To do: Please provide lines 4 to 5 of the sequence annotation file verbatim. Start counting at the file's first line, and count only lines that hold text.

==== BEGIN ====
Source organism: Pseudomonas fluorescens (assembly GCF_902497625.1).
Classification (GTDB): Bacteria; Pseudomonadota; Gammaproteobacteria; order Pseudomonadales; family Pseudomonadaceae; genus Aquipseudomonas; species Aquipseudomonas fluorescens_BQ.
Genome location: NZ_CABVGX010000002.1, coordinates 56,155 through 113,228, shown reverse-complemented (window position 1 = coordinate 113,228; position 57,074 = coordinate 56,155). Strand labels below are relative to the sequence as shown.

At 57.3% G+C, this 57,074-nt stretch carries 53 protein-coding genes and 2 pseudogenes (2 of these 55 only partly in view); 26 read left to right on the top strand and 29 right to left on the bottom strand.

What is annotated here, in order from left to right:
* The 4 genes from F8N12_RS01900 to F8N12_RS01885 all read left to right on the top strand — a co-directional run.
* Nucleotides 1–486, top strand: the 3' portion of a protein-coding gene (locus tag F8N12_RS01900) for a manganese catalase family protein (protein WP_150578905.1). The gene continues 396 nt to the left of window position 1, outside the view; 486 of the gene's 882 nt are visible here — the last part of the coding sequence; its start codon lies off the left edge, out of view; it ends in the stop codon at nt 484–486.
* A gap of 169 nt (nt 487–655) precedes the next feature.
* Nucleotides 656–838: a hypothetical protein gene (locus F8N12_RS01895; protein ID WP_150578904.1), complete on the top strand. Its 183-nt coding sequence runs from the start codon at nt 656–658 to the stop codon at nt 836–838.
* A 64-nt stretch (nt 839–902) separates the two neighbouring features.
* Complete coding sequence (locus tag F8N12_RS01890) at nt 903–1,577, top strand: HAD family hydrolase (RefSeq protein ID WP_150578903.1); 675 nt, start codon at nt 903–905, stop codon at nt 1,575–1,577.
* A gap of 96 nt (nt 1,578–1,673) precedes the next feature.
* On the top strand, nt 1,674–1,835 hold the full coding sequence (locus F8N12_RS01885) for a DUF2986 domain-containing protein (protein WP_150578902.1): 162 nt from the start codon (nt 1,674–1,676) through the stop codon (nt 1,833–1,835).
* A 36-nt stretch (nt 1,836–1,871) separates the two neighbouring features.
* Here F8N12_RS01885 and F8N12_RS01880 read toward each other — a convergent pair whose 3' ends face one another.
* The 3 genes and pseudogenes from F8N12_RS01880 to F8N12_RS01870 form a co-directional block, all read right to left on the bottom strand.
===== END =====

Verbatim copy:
At 57.3% G+C, this 57,074-nt stretch carries 53 protein-coding genes and 2 pseudogenes (2 of these 55 only partly in view); 26 read left to right on the top strand and 29 right to left on the bottom strand.

What is annotated here, in order from left to right: